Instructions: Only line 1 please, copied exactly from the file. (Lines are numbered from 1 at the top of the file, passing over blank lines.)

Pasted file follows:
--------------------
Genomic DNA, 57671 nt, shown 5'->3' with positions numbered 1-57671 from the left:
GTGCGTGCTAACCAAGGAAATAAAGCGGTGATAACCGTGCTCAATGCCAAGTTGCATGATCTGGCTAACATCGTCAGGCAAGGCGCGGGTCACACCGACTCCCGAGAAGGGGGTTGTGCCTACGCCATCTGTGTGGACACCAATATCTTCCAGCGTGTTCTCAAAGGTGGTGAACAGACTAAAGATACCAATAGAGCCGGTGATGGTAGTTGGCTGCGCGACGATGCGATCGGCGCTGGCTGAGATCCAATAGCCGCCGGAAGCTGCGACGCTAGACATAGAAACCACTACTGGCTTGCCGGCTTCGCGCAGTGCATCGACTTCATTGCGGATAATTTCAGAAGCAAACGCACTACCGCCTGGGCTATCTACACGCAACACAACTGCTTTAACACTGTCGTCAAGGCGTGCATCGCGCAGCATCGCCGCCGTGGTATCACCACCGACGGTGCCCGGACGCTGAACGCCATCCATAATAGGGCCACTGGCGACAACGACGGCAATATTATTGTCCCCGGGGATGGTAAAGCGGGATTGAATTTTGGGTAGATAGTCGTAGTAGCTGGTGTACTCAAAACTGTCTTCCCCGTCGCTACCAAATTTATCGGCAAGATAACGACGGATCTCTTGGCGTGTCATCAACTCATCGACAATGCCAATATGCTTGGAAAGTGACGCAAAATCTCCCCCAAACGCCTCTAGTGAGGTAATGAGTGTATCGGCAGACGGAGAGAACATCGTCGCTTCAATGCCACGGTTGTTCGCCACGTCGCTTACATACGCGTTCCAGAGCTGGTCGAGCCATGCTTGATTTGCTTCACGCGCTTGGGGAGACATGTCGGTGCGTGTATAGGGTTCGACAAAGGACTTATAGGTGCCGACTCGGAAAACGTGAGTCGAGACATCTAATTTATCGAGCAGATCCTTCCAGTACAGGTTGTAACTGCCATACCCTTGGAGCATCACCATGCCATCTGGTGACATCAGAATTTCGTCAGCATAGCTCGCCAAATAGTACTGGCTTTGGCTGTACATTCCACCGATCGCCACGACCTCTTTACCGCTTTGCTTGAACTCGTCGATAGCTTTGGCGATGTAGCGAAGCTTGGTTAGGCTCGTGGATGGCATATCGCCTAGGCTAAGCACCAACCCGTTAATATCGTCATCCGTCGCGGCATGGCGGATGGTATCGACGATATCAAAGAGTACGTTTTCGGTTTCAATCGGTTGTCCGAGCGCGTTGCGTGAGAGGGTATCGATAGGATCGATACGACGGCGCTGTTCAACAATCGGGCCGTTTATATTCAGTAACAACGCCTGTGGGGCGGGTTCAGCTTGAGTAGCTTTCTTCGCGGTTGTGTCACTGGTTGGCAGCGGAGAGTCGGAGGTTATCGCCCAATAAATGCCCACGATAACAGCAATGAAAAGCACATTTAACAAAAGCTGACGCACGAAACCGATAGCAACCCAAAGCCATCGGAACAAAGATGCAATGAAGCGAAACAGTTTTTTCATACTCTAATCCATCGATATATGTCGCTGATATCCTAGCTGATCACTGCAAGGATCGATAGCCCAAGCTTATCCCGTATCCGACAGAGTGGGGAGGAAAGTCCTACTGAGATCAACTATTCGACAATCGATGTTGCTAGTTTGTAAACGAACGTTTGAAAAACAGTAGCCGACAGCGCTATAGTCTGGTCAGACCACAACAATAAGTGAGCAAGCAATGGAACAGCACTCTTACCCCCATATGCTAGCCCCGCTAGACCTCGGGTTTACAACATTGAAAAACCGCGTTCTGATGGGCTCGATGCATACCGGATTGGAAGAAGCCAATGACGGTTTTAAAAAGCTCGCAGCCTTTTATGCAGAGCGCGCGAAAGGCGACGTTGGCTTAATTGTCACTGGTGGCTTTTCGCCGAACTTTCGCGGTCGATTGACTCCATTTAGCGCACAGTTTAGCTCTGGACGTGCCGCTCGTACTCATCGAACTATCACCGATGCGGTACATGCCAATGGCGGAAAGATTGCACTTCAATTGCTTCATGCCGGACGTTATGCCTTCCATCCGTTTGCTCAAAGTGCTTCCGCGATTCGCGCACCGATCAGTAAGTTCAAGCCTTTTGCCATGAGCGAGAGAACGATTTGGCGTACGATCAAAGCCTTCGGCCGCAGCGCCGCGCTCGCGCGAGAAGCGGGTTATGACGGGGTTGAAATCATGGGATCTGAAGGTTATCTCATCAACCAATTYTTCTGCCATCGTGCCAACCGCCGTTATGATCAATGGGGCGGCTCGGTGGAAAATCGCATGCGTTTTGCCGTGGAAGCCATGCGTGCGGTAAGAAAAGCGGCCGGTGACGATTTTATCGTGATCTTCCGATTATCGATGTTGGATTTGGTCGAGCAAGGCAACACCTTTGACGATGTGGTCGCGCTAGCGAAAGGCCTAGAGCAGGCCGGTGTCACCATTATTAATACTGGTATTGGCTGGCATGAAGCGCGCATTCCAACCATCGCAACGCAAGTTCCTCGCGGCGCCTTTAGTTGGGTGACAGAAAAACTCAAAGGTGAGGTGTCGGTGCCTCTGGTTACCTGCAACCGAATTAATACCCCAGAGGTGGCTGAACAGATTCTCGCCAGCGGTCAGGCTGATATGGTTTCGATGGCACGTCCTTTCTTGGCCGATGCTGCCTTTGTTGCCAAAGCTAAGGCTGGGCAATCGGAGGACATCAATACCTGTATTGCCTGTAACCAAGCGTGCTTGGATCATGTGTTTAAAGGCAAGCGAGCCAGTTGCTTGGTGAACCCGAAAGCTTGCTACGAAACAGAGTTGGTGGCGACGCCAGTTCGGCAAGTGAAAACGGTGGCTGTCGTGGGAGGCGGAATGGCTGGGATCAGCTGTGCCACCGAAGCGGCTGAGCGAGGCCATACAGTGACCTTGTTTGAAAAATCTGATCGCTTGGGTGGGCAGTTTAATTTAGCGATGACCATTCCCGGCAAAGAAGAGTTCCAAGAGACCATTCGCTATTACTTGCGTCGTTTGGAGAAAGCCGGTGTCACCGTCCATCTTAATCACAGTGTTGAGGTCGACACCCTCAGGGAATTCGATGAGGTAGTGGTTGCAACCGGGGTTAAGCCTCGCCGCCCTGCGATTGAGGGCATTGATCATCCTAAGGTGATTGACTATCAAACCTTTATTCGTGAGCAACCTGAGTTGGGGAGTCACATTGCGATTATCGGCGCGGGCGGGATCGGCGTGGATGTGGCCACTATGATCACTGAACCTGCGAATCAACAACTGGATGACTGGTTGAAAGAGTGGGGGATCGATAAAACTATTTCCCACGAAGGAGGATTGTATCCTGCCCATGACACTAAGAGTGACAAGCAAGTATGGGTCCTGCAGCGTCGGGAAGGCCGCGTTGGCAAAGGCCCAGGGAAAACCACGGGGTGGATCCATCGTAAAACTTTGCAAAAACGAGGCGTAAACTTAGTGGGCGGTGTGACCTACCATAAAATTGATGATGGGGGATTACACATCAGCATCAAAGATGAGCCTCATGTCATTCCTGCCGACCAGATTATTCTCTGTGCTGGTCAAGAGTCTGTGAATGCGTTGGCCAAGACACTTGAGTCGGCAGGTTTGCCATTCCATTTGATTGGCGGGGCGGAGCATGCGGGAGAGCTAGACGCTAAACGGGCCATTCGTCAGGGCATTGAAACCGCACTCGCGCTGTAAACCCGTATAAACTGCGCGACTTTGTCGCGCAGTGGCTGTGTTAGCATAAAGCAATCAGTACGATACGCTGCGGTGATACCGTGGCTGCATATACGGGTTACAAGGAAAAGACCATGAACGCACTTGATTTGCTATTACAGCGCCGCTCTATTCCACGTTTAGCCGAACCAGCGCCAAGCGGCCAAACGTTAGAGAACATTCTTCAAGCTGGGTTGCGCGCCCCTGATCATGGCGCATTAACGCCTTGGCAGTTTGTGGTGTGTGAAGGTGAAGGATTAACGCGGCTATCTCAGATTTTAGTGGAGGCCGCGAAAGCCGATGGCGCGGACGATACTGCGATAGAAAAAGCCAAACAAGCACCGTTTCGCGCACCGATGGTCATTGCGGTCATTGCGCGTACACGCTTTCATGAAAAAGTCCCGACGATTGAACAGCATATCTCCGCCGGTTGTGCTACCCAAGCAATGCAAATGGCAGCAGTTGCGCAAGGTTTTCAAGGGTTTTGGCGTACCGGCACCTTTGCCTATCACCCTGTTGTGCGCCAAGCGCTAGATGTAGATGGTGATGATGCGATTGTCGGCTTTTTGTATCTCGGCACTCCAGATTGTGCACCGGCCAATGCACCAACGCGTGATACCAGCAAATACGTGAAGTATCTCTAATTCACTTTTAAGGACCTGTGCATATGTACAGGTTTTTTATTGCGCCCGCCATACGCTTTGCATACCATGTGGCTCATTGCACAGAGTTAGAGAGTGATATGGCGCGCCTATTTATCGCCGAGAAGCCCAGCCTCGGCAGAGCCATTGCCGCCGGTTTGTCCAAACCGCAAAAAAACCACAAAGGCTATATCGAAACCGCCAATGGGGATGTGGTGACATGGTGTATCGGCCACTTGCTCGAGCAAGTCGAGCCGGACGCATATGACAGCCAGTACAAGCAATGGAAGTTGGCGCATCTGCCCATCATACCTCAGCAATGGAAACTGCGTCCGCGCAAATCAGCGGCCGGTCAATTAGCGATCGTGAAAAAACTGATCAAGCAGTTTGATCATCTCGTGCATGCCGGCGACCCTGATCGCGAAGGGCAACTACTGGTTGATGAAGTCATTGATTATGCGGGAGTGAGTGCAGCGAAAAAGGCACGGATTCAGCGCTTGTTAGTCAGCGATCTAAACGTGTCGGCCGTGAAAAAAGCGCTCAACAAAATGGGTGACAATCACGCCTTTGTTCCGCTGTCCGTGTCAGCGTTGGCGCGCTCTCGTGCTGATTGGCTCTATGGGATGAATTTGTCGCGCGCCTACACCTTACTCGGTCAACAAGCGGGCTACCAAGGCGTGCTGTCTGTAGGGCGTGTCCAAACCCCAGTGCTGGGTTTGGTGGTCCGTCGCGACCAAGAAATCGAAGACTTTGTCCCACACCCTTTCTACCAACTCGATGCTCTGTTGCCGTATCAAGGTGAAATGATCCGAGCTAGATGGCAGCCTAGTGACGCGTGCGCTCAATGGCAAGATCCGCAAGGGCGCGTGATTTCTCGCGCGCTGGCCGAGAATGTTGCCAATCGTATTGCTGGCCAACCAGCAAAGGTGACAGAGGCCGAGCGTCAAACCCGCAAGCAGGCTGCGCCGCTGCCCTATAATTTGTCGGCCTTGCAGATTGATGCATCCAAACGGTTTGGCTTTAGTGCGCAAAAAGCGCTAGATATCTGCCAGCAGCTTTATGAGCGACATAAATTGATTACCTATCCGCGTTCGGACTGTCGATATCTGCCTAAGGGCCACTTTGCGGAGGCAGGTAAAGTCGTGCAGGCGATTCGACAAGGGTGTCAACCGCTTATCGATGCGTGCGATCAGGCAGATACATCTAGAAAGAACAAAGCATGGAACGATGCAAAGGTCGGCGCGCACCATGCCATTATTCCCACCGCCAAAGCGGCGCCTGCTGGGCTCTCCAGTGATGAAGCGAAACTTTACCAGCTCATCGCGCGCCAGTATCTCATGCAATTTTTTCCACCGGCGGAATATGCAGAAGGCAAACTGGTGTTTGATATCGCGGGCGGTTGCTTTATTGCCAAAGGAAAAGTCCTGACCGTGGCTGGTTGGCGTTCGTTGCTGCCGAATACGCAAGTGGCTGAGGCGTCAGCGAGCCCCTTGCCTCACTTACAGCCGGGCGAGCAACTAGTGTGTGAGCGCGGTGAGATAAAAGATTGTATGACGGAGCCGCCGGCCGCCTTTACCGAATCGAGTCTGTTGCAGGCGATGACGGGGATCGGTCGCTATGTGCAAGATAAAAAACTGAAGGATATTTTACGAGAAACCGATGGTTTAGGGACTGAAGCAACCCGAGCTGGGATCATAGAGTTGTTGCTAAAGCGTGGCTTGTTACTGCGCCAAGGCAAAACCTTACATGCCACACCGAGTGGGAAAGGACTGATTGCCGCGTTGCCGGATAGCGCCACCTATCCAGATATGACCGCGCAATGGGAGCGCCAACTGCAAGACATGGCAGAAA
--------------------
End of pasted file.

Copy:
Genomic DNA, 57671 nt, shown 5'->3' with positions numbered 1-57671 from the left: